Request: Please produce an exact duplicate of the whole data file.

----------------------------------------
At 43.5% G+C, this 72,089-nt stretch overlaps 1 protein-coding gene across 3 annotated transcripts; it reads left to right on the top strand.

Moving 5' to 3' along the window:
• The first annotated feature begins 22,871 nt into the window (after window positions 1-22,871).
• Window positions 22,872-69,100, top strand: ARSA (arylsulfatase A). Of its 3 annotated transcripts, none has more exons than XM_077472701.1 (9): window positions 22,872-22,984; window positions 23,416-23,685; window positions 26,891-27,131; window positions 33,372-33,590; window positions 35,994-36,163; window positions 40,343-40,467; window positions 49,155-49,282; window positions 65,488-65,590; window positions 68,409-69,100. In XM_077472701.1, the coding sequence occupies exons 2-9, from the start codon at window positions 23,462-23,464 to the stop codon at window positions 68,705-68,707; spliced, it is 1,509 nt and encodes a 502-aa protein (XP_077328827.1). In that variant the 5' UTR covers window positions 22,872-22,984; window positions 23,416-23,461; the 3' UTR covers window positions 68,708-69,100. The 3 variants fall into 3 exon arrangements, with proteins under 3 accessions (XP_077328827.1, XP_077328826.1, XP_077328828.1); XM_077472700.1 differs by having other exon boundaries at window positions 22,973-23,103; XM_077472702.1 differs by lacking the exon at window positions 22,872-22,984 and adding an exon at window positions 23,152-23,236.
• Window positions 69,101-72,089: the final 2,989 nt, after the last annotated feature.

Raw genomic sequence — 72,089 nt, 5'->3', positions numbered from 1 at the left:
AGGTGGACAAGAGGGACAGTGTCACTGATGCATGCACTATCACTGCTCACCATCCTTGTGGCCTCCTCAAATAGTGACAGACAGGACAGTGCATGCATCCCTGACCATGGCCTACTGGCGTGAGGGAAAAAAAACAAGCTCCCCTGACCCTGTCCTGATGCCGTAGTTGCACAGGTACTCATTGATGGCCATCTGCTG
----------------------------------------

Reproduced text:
At 43.5% G+C, this 72,089-nt stretch overlaps 1 protein-coding gene across 3 annotated transcripts; it reads left to right on the top strand.

Moving 5' to 3' along the window:
• The first annotated feature begins 22,871 nt into the window (after window positions 1-22,871).
• Window positions 22,872-69,100, top strand: ARSA (arylsulfatase A). Of its 3 annotated transcripts, none has more exons than XM_077472701.1 (9): window positions 22,872-22,984; window positions 23,416-23,685; window positions 26,891-27,131; window positions 33,372-33,590; window positions 35,994-36,163; window positions 40,343-40,467; window positions 49,155-49,282; window positions 65,488-65,590; window positions 68,409-69,100. In XM_077472701.1, the coding sequence occupies exons 2-9, from the start codon at window positions 23,462-23,464 to the stop codon at window positions 68,705-68,707; spliced, it is 1,509 nt and encodes a 502-aa protein (XP_077328827.1). In that variant the 5' UTR covers window positions 22,872-22,984; window positions 23,416-23,461; the 3' UTR covers window positions 68,708-69,100. The 3 variants fall into 3 exon arrangements, with proteins under 3 accessions (XP_077328827.1, XP_077328826.1, XP_077328828.1); XM_077472700.1 differs by having other exon boundaries at window positions 22,973-23,103; XM_077472702.1 differs by lacking the exon at window positions 22,872-22,984 and adding an exon at window positions 23,152-23,236.
• Window positions 69,101-72,089: the final 2,989 nt, after the last annotated feature.

Raw genomic sequence — 72,089 nt, 5'->3', positions numbered from 1 at the left:
AGGTGGACAAGAGGGACAGTGTCACTGATGCATGCACTATCACTGCTCACCATCCTTGTGGCCTCCTCAAATAGTGACAGACAGGACAGTGCATGCATCCCTGACCATGGCCTACTGGCGTGAGGGAAAAAAAACAAGCTCCCCTGACCCTGTCCTGATGCCGTAGTTGCACAGGTACTCATTGATGGCCATCTGCTG